|A UMNS photo by Linda Green
Commission on Pan-Methodist Cooperation and Union pose for a photo
after approving a letter to the U.S. government calling for intervention
in the Sudan.
Nov. 23, 2004
By Linda Green*
(UMNS) — Five Methodist denominations are calling on government and
international officials to establish a peace process in the war-ravaged
country of Sudan that “holistically considers the concerns of all
Sudanese parties and ethnic groups.”
has created deep brokenness throughout the world, the Commission on
Pan-Methodist Cooperation and Union noted in an open letter to U.S. and
United Nations officials. “Particularly, we are distraught that tens of
thousands of God’s people in Darfur, Sudan, die from preventable famine,
disease and violence as part of state-sponsored genocide.”
commission, meeting Nov. 19-21, urged that the leaders respond to the
humanitarian crisis, which has claimed more than 300,000 lives and left
more than 3 million people at risk. The open letter was addressed to
U.S. President George Bush, U.N. Secretary-General Kofi Annan, U.S.
Secretary of State designate Condoleezza Rice, and U.S. Ambassador to
the United Nations John Danforth.
Methodists, believing there is no holiness but ‘social holiness,’ we
urgently call for the establishment of peace and security throughout the
nation of Sudan,” the commission said. “It is clear that there can be
no resolution to the humanitarian crisis until there is a broader plan
for regional stability brokered by the United Nations Security Council
and the African Union.”
Commission on Pan Methodist Cooperation and Union represents five
strands of American Methodism – the African Methodist Episcopal, African
Methodist Episcopal Zion, Christian Methodist Episcopal Church, Union
American Methodist Episcopal and United Methodist churches. The body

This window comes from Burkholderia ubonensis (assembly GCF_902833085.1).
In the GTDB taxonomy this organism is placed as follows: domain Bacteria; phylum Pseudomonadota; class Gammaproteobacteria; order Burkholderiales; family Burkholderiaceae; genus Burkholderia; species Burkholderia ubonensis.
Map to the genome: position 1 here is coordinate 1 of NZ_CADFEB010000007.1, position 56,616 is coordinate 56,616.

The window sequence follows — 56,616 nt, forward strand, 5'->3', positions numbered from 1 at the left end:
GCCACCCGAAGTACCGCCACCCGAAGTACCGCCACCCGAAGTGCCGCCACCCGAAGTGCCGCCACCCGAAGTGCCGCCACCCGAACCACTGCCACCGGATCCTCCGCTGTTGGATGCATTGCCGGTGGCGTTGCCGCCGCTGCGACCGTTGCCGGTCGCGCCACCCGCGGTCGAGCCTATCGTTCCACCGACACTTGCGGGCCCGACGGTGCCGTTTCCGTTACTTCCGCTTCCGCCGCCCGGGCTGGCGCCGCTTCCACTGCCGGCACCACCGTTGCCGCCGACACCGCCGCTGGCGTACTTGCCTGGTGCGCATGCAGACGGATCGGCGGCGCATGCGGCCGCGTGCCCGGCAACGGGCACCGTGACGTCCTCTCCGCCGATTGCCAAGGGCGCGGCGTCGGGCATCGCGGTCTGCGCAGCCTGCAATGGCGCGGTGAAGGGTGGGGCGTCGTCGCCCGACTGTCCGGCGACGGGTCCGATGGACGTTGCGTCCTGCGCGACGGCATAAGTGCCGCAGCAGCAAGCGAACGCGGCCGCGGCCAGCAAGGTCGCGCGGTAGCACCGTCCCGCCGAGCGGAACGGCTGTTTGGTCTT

represents more than 15 million Methodists worldwide.
A UMNS file photo by Mike DuBose
Jay Williams is an advocate for human rights in Sudan.
Jay Williams, a
United Methodist from New York and advocate for Sudan, introduced the
idea of a commission response to the crisis in the African country.
After he highlighted conditions there, particularly in Darfur, the
commission approved a letter to the Bush administration and U.S.
Congress “to implore further diplomatic pressure to urge the government
of Sudan to withdraw all government-sponsored raiding entities and
dispatch necessary and adequate peace enforcement personnel to Darfur.”
commission’s function is to highlight ways the Methodist bodies can
cooperate in various areas and discuss how to move toward union by
redefining and strengthening the entities relationship in Jesus Christ.
who has helped liberate Sudanese slaves, told the Pan-Methodist
commission that as it engages in unity, it should not ignore the
disunion, suffering and strife in the Sudan and other places in the
the commission is primarily African-American Methodist denominations,
the people of color, the people that look like us in Africa, are being
slaughtered by the day. As people of faith, we are called to respond,
but as people of color with faith, we are called to respond even more,”
noted Jesus’ admonition to care for the “least” and the fact that
numerous people stood up for African Americans throughout slavery and
suffering in America, he said. “We have to respond … as a prophetic
voice of witness when the rest of the world has turned their backs on
Bishop E. Earl McCloud Jr. of Atlanta, chairperson of the commission,
stressed the importance of the group responding to the Sudan crisis.
“Injustice anywhere is a threat to justice everywhere,” he said.
Green is a United Methodist News Service news writer based in Nashville, Tenn.
News media contact: Linda Green, (615) 742-5470 or firstname.lastname@example.org.